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Abstract

The electrical power drawn by an induction motor is distorted in case of appearance of a certain type of failures. Under spectral analysis of the instantaneous power one obtains the components which are connected with definite types of damage. An analysis of the amplitudes and frequencies of the components allows to recognize the type of fault. The paper presents a metrological analysis of the measurement system used for diagnosis of induction motor bearings, based on the analysis of the instantaneous power. This system was implemented as a set of devices with dedicated software installed on a PC. A number of measurements for uncertainty estimation was carried out. The results of the measurements are presented in the paper. The results of the aforementioned analysis helped to determine the measurement uncertainty which can be expected during bearing diagnostic measurements, by the method relying on measurement and analysis of the instantaneous power of an induction machine.
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Abstract

Assessment of several noise indicators are determined by the logarithmic mean <img src="/fulltext-image.asp?format=htmlnonpaginated&src=P42524002G141TV8_html\05_paper.gif" alt=""/>, from the sum of independent random results L1; L2; : : : ; Ln of the sound level, being under testing. The estimation of uncertainty of such averaging requires knowledge of probability distribution of the function form of their calculations. The developed solution, leading to the recurrent determination of the probability distribution function for the estimation of the mean value of noise levels and its variance, is shown in this paper.
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Abstract

The problem of estimation of the long-term environmental noise hazard indicators and their uncertainty is presented in the present paper. The type A standard uncertainty is defined by the standard deviation of the mean. The rules given in the ISO/IEC Guide 98 are used in the calculations. It is usually determined by means of the classic variance estimators, under the following assumptions: the normality of measurements results, adequate sample size, lack of correlation between elements of the sample and observation equivalence. However, such assumptions in relation to the acoustic measurements are rather questionable. This is the reason why the authors indicated the necessity of implementation of non-classical statistical solutions. An estimation idea of seeking density function of long-term noise indicators distribution by the kernel density estimation, bootstrap method and Bayesian inference have been formulated. These methods do not generate limitations for form and properties of analyzed statistics. The theoretical basis of the proposed methods is presented in this paper as well as an example of calculation process of expected value and variance of long-term noise indicators LDEN and LN. The illustration of indicated solutions and their usefulness analysis were constant due to monitoring results of traffic noise recorded in Cracow, Poland.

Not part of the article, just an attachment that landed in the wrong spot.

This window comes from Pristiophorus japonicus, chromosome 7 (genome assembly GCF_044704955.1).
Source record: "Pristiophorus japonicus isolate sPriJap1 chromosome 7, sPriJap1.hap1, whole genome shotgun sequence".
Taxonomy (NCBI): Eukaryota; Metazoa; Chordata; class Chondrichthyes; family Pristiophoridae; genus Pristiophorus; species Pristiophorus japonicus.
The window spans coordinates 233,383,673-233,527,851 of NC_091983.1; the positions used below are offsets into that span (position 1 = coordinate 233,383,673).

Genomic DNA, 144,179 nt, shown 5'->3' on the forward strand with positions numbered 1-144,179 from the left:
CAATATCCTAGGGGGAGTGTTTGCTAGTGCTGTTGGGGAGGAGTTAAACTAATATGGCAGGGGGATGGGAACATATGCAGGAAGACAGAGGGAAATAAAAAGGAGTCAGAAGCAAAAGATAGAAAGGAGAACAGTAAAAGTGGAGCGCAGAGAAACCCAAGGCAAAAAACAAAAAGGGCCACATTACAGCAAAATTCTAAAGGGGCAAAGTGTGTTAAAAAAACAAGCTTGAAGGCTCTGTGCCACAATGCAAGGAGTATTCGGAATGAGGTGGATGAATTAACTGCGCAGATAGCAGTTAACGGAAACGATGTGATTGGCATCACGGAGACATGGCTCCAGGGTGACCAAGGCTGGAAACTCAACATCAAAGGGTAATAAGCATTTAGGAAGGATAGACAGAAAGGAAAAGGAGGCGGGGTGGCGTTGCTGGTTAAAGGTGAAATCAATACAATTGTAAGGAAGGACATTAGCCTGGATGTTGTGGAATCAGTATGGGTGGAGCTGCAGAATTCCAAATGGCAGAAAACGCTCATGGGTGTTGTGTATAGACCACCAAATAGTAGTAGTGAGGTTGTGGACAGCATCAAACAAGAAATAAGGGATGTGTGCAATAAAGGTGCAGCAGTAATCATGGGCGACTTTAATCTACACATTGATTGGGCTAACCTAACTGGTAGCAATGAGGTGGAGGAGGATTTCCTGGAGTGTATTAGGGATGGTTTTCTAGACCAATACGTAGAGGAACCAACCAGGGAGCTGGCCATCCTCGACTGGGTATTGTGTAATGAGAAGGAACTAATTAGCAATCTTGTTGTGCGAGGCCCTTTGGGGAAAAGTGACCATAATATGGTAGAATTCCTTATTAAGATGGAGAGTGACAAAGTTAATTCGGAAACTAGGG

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Abstract

The paper focuses on the problem of robust fault detection using analytical methods and soft computing. Taking into account the model-based approach to Fault Detection and Isolation (FDI), possible applications of analytical models, and first of all observers with unknown inputs, are considered. The main objective is to show how to employ the bounded-error approach to determine the uncertainty of soft computing models (neural networks and neuro-fuzzy networks). It is shown that based on soft computing models uncertainty defined as a confidence range for the model output, adaptive thresholds can be described. The paper contains a numerical example that illustrates the effectiveness of the proposed approach for increasing the reliability of fault detection. A comprehensive simulation study regarding the DAMADICS benchmark problem is performed in the final part.